The Conference Board Consumer Confidence Index, which had increased in July, improved further in August, according to data released Tuesday morning.
The Index now stands at 92.4 (1985=100), up from 90.3 in July. The Present Situation Index increased to 94.6 from 87.9, while the Expectations Index edged down to 90.9 from 91.9 in July.
“Consumer confidence increased for the fourth consecutive month as improving business conditions and robust job growth helped boost consumers’ spirits,” said Lynn Franco, director of economic indicators at The Conference Board. “Looking ahead, consumers were marginally less optimistic about the short-term outlook compared with July, primarily due to concerns about their earnings. Overall, however, they remain quite positive about the short-term outlooks for the economy and labor market.”
The monthly Consumer Confidence Survey, based on a probability-design random sample, is conducted for The Conference Board by Nielsen, a provider of information and analytics around what consumers buy and watch. The cutoff date for the preliminary results was Aug. 14.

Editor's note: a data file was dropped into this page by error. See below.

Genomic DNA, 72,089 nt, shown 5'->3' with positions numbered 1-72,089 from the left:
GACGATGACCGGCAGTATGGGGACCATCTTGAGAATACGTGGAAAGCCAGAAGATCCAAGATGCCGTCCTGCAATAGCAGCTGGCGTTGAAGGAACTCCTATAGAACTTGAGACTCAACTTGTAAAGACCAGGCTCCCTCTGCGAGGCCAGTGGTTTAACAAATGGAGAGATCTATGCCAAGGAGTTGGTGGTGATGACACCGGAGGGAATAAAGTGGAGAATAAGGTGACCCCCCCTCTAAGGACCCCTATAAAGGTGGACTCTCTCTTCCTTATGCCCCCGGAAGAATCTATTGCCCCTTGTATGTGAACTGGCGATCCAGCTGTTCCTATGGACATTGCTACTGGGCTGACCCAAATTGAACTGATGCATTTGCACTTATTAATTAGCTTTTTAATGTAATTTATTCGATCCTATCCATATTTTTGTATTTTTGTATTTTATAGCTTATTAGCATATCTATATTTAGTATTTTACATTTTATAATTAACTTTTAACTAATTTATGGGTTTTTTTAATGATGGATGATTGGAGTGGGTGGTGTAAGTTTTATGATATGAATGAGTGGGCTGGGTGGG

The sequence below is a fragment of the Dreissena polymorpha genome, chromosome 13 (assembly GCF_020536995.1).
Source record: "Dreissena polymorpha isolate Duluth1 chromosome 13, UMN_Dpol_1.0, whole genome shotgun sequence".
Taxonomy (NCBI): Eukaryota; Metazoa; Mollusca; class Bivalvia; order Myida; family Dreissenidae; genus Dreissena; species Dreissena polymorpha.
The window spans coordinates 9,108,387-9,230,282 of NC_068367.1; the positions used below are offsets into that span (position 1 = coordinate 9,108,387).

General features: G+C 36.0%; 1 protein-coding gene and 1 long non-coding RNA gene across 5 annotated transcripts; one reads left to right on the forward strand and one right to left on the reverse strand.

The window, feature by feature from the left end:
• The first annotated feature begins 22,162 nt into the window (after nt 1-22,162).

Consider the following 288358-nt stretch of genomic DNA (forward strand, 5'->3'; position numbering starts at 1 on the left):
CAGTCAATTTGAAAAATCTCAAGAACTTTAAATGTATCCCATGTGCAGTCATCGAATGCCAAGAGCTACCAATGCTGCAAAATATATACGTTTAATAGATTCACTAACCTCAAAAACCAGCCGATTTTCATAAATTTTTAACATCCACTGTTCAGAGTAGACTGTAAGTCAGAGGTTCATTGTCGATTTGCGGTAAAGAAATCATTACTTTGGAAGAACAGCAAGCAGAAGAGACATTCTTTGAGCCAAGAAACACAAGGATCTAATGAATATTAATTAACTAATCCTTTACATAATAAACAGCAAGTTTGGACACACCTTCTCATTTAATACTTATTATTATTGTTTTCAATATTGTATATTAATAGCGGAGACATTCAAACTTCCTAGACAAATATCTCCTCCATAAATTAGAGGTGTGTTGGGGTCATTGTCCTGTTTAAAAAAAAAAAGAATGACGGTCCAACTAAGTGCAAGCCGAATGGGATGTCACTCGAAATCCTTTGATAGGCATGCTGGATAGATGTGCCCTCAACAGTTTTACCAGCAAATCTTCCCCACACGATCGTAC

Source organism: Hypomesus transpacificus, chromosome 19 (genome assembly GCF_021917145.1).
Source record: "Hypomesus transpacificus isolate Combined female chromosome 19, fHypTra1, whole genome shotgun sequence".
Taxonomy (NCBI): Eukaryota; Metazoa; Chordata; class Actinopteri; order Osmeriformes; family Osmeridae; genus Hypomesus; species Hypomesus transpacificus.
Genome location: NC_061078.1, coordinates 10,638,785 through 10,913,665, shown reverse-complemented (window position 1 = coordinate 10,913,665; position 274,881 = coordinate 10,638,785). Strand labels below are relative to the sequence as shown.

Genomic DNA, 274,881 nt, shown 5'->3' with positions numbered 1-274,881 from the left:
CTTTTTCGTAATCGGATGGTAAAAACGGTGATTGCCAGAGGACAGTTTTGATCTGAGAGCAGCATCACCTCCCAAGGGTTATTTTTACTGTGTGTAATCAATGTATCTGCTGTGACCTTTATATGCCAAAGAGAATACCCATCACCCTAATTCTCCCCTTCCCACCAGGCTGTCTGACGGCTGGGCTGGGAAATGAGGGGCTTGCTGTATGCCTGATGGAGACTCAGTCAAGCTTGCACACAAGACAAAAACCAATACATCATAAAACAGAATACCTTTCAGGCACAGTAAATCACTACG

Consumers’ appraisal of current conditions continued to improve through August. Those saying business conditions are “good” edged up to 23.9% from 23.3%, while those claiming business conditions are “bad” declined to 21.5% from 22.8%. Consumers’ assessment of the job market was also more positive. Those stating jobs are “plentiful” increased to 18.2% from 15.6%, while those claiming jobs are “hard to get” declined marginally to 30.6% from 30.9%.
Consumers were slightly less optimistic in August about the short-term outlook. The percentage of consumers expecting business conditions to improve over the next six months held steady at 20.4%, while those expecting business conditions to worsen fell to 10.2% from 12.1%.